What's your thoughts on this? Do you think Makita are stalling on the 4Ah battery stakes? Or do you believe that the technology and seeming efficiency of what they already offer cuts through the market hype about larger capacity li-ion batteries?

And what actually matters to you on the jobsite: less time waiting for batteries to charge, or great capacity in the battery in the first place?

Share your thoughts in the comments, and be sure to Share this article using our Share buttons.


bill on Thu, 06 Feb 2014 23:54:40 +0000 (Likes: 3 / Dislikes: 0

I just bought my second set of makita tools. Had them for the last 7 years with only minor repairs. I am a professional and use them every day. Sounds like you got the short end of the stick. My tools and batteries work great. Must be that you have them out in the rain to often or dunk them in salt water.

Cordless fan on Sat, 11 Jan 2014 22:46:44 +0000 (Likes: 0 / Dislikes: 0

I believe if the 4amp batteries are a good idea if you're on a jobsite where there's no power to recharge batteries. For example at the beginning of a new development project. This allows more runtime and combined with the brushless motor prevents having to get a generator on site for recharging. Otherwise though I would say 3amp are probably the better choice as there's more charging time for the 4amp which I believe personally erases the benefit of the longer runtime. As 3amp provide a respectable runtime and 22 minute recharge is impressively fast.

Brian Cornish on Fri, 10 Jan 2014 09:46:05 +0000 (Likes: 0 / Dislikes: 0

I'm a Kiwi carpenter working in high volume commercial stuff for the rebuild of Christchurch (post earthquake). My two 1830 batteries are used and abused daily! They were bought in 2008 and have never let me down. Even now they recharge in 22-25 mins as they have done. I need another one to cope with the number of cordless tools I use on site these days but all in all they have performed bloody well!

DAVE on Fri, 20 Dec 2013 00:33:21 +0000 (Likes: 0 / Dislikes: 0


DAVE on Fri, 20 Dec 2013 00:30:15 +0000 (Likes: 4 / Dislikes: 0


Mazon on Thu, 14 Nov 2013 09:58:45 +0000 (Likes: 0 / Dislikes: 0

22 mins is in optimum conditions, but when you take a warm battery from the tool it needs to cool down before taking in any charging, so it might take up to 60 min to get it charged. Also higher charging current will destroy the batteries faster.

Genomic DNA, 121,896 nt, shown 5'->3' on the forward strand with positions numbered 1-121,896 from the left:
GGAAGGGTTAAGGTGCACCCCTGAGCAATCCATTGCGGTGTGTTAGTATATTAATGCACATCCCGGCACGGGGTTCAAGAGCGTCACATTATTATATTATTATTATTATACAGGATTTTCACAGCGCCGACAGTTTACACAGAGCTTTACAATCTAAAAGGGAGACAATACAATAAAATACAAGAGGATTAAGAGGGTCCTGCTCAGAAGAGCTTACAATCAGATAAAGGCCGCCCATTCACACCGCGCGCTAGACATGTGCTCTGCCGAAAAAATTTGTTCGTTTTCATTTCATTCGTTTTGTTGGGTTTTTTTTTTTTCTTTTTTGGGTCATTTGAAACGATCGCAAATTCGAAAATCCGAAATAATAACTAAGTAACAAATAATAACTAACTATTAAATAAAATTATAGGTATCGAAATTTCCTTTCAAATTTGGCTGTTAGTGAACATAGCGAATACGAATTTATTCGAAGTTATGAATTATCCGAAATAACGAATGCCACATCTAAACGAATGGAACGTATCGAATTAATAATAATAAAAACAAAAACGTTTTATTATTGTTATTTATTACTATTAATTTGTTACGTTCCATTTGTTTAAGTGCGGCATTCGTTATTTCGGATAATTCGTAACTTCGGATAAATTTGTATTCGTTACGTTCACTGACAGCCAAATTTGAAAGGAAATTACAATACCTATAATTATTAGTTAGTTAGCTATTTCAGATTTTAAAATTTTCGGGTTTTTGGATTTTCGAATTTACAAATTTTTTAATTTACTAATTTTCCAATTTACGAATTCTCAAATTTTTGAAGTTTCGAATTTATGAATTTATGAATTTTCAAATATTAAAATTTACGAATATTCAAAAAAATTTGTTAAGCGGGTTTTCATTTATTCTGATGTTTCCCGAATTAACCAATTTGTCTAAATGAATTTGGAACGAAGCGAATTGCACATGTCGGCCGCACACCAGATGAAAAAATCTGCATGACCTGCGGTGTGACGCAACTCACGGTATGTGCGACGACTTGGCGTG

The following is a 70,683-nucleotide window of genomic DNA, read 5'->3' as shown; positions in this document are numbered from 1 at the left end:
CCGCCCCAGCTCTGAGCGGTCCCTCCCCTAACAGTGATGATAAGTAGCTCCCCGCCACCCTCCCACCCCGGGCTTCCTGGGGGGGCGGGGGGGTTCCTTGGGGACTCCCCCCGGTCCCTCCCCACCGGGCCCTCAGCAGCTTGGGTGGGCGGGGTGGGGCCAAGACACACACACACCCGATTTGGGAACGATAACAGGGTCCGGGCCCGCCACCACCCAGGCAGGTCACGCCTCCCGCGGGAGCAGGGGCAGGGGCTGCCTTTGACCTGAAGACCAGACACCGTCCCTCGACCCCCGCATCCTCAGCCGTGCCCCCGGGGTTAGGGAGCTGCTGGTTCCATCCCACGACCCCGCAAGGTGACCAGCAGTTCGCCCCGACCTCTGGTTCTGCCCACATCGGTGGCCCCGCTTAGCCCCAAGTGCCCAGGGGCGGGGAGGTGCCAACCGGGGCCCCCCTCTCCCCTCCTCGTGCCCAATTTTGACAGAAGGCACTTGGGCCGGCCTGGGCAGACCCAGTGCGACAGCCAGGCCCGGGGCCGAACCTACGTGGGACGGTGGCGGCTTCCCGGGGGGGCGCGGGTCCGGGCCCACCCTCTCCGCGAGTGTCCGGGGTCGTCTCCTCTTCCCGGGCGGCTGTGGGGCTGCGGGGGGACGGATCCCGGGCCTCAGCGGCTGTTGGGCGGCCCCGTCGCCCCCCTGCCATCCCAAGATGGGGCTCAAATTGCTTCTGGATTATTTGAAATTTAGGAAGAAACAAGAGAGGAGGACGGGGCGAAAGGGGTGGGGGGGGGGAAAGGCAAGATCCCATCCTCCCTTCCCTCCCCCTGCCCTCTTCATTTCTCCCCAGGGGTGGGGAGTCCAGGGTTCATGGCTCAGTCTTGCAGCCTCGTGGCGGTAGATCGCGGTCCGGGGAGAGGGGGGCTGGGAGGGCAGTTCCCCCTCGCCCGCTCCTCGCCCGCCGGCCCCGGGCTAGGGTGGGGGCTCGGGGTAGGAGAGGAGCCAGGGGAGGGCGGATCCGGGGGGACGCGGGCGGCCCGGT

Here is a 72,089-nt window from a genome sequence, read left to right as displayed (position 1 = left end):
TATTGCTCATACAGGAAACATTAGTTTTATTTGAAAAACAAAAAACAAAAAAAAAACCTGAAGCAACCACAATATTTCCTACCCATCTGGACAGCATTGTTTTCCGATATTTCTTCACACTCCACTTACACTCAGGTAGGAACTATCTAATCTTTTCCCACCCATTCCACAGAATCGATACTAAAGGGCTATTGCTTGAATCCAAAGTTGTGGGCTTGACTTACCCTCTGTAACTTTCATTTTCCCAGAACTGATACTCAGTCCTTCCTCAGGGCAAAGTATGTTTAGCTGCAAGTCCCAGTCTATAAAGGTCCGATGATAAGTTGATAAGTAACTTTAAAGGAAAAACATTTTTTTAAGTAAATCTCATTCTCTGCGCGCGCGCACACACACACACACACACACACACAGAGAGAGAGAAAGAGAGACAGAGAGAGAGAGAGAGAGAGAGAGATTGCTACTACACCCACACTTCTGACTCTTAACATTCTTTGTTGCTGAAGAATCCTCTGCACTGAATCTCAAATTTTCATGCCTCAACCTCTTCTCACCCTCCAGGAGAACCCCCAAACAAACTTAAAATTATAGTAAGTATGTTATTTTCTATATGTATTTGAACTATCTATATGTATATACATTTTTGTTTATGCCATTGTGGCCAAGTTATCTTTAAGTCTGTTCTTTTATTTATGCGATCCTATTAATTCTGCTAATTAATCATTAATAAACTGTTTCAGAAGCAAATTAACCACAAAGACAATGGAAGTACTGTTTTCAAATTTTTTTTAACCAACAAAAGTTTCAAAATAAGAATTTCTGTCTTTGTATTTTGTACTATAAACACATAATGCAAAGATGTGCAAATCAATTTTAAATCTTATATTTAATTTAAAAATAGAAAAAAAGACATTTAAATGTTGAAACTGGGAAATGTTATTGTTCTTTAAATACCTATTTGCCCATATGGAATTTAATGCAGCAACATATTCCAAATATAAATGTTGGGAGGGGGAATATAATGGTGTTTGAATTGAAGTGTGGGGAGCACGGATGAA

chippy pete on Thu, 24 Oct 2013 17:43:15 +0100 (Likes: 1 / Dislikes: 0

i have had ten makita lxt 18v batts fail on me in the last six years including starred batts.
The main problem is using high power tools like the rip saw and jigsaw, the batteries just cant hack it.
The flaw is in the pcb linked to one cell, if that cell fails the battery is bricked, you try and recharge it three times in this condition it locks the battery, so repairs cannot be carried out.
I have now gone over to a good quality copy, no worse than makitas and 40% cheaper.
Good tools poor batteries.
I dont know if dewalt is any better, a mate had two lithium batts fail just out of warranty.

Peter Gray on Tue, 15 Oct 2013 18:58:36 +0100 (Likes: 0 / Dislikes: 0

Re would I buy a cordless version of the Multimaster - probably not, mostly use it for longish periods of sanding or sawing and need mains - having a 4m power cord makes a big difference. However, I would buy one if they offered a 3.0 Ah battery and if I was doing window restoration professionally.

Peter Gray on Tue, 15 Oct 2013 18:34:03 +0100 (Likes: 0 / Dislikes: 0

I can't comment on Makita cordless but I have had ten years use out of my Panasonic 15.6V with two batteries, it is still going with one battery replacement. I also have a Li-ion 14.4 / 3.3Ah Panasonic combi which is great, more expensive than Makita but well worth it so far.

Toolstop on Tue, 27 Aug 2013 14:54:23 +0100 (Likes: 0 / Dislikes: 0

Thanks for your comments Michel, a great testimonial for Makita Power Tools and Toolstop

Michel on Fri, 23 Aug 2013 21:46:08 +0100 (Likes: 0 / Dislikes: 0

Si vous avez des problèmes avec les batteries makita, makita vous les échange sans problèmes.
Je connais personne avec un tel soucis.
Makita c'est les meilleurs outils électroportatifs du monde, il y a environ 5 machines sur 1000 qui retourne au service après vente pour échange.
Longue vie à Makita et Toolstop !

mark sercombe on Wed, 14 Aug 2013 11:11:32 +0100 (Likes: 0 / Dislikes: 0

One downside of the 2 3ah batteries charging in the same time as one 4ah is that they are getting charged twice as much, shortening their lifespan? That said I'm currently using a brushless drill/driver and impact driver and very impressed with the runtime.

nrd on Sun, 11 Aug 2013 21:00:09 +0100 (Likes: 1 / Dislikes: 0

Same here, Ive sent more Makita batteries back than i care to mention. These things just will not last!!!
Also that is a terribly flawed argument, if i buy a 4.0Ah product 2 x 4.0 = 8.0. Still bigger than 6.0!

They are just fire fighting as they are late to the party, just you wait they will launch 4.0 and all of a sudden it will be the best thing ever!!!

When Makita first launched lithium I was hooked, as were others but the batteries are just not robust enough!